Ancient Greek Theater

The Greek knew and felt the terror and horror of existence. That he might endure his terror at all, he had to interpose between himself and life the radiant dreambirth of the Olympians. That overwhelming dismay in the face of the titanic powers of nature. (42)

The horrible “witches’ brew” of sensuality and cruelty become ineffective; only the curious blending of duality in the emotions of the Dionysian revelers remind us — as medicines remind us of deadly poisons — of the phenomenon that pain begets joy, that ecstasy may wring sounds of agony from us. (40)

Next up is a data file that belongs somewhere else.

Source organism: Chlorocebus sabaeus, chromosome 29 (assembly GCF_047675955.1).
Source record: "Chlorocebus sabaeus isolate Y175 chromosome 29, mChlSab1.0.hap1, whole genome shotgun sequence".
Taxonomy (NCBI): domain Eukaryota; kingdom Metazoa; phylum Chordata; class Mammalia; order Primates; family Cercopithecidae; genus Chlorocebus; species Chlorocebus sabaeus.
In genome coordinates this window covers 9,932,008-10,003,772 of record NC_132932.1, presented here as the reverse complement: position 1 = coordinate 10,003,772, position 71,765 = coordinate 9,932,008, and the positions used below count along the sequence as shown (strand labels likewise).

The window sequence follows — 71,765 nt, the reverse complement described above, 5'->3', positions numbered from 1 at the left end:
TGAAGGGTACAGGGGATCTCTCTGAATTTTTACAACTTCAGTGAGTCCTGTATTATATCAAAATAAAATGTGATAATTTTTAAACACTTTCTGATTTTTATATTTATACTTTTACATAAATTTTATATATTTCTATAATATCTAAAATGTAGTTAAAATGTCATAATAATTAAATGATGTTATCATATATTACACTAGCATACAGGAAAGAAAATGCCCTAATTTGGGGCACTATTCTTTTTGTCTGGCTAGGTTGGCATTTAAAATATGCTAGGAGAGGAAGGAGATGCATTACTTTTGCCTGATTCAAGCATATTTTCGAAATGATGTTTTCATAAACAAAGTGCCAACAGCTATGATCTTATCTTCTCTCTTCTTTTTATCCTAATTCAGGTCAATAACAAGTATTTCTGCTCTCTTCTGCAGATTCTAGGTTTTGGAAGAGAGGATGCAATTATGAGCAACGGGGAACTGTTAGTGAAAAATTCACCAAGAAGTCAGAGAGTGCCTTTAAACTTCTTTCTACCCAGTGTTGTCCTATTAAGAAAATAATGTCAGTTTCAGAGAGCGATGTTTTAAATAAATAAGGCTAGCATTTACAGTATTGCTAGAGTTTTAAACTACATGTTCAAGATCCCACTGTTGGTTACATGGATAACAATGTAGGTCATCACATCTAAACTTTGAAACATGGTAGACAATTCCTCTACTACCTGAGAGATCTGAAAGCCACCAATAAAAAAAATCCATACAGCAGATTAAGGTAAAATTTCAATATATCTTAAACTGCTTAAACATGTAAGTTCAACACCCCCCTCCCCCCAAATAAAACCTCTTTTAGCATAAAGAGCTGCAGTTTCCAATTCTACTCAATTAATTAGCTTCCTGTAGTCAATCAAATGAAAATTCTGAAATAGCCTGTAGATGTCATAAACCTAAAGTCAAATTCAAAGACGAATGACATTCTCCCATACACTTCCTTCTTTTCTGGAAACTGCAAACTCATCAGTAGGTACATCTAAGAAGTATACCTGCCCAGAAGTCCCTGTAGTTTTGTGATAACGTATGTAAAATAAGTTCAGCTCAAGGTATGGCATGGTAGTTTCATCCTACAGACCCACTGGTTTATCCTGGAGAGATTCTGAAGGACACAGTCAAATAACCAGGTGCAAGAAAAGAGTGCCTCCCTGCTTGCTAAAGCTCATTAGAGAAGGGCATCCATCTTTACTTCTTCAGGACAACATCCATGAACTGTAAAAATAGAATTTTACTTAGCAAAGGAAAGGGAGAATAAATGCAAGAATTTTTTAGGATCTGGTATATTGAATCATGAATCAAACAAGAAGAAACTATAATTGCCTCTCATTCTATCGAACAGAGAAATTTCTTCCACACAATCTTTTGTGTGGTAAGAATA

The satyr was the archetype of man, the embodiment of his highest and most intense emotions, the ecstatic reveler enraptured by the proximity of his god, the sympathetic companion in whom the suffering of the god is repeated, one who proclaims wisdom from the very heart of nature, a symbol of the sexual omnipotence of nature which the Greeks used to contemplate with reverent wonder. (61)

Absurd journalist and essayist from the outskirts of Shambhala.

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